Roles of stress-inducible carbon monoxide in the regulation of liver function

Makoto Suematsu, Mayumi Kajimura, Yasuaki Kabe

Research output: Chapter in Book/Report/Conference proceedingChapter

1 Citation (Scopus)


Carbon monoxide (CO) is a gaseous product generated by heme oxygenase (HO). As the liver is a gigantic resource of CO derived from heme degradation in vivo, constitutive and inducible CO has been suggested to regulate porto-sinusoidal vascular as well as biliary function. Previous studies revealed that CO generated by HO modulates function of different heme proteins or enzymes through binding to their prosthetic ferrous heme to regulate the biological function of the hepatobiliary systems; the proteins targeted by the gas involve soluble guanylate cyclase, cytochromes P450 and cystathionine β-synthase. Because of the heterogeneous distribution of these enzymes in the liver tissue, CO regulates liver functions through multiple mechanisms that protect the tissue against varied noxious stimuli. The current article overviews the intriguing regulatory mechanisms operated by CO and their medical implications.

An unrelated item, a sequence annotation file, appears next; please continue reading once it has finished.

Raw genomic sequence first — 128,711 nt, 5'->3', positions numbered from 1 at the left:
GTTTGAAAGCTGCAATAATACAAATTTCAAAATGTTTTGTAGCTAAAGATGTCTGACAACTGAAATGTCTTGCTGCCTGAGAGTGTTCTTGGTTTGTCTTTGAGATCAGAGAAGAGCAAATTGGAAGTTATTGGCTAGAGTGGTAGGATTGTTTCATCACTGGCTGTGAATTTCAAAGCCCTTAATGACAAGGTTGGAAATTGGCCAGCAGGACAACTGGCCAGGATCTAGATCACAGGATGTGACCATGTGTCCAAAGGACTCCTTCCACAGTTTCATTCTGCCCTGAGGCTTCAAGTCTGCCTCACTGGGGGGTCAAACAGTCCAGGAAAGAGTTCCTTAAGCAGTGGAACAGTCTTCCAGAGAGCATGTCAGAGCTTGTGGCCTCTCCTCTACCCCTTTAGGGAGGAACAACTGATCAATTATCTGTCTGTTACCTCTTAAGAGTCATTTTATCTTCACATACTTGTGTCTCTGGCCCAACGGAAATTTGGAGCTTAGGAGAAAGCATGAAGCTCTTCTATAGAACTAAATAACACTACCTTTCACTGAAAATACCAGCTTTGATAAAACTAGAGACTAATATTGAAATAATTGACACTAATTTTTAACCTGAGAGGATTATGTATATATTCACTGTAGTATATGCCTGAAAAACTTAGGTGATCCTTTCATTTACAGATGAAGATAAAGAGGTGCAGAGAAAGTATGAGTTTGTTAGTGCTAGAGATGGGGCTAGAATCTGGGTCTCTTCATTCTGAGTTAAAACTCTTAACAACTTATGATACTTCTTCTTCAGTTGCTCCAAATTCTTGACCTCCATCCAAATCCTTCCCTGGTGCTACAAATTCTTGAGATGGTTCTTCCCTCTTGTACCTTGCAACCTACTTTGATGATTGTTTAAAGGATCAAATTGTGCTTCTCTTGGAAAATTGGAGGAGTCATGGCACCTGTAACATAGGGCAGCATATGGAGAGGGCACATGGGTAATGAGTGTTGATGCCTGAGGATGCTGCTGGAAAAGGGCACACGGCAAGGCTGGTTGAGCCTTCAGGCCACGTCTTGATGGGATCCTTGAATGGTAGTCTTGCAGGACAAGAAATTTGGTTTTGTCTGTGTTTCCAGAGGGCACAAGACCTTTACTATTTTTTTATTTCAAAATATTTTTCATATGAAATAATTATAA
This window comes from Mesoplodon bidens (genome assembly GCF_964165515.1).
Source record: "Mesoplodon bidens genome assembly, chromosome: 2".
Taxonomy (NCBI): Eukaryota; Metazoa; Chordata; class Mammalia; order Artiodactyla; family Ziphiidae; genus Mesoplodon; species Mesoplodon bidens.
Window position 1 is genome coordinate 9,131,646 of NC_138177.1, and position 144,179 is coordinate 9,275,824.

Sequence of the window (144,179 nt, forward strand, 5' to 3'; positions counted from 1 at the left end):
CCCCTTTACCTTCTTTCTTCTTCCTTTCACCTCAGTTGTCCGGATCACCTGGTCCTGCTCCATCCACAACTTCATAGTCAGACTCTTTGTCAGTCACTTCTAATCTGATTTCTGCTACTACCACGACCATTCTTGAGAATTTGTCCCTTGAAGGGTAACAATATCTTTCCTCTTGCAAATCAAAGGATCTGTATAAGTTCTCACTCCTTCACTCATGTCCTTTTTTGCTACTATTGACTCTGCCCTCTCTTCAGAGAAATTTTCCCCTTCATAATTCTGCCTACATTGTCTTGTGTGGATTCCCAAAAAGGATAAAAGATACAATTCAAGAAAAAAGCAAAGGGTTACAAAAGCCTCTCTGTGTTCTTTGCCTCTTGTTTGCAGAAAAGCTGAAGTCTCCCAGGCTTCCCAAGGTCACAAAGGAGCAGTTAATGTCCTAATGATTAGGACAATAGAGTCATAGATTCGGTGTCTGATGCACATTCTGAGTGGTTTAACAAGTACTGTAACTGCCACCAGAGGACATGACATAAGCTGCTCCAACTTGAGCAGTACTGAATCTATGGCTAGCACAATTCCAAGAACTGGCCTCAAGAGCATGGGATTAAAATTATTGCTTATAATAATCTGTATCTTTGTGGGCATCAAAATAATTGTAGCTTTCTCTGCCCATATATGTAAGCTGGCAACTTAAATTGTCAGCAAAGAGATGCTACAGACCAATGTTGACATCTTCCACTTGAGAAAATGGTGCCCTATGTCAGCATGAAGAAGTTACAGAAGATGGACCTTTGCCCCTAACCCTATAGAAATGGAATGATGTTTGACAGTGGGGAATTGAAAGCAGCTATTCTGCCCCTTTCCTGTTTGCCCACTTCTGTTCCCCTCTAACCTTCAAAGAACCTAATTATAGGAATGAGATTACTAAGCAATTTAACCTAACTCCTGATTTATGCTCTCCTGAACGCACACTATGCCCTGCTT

Original languageEnglish
Title of host publicationGas Biology Research in Clinical Practice
PublisherS. Karger AG
Number of pages5
ISBN (Print)9783805596640
Publication statusPublished - 2011 Feb 1

ASJC Scopus subject areas

  • General Medicine


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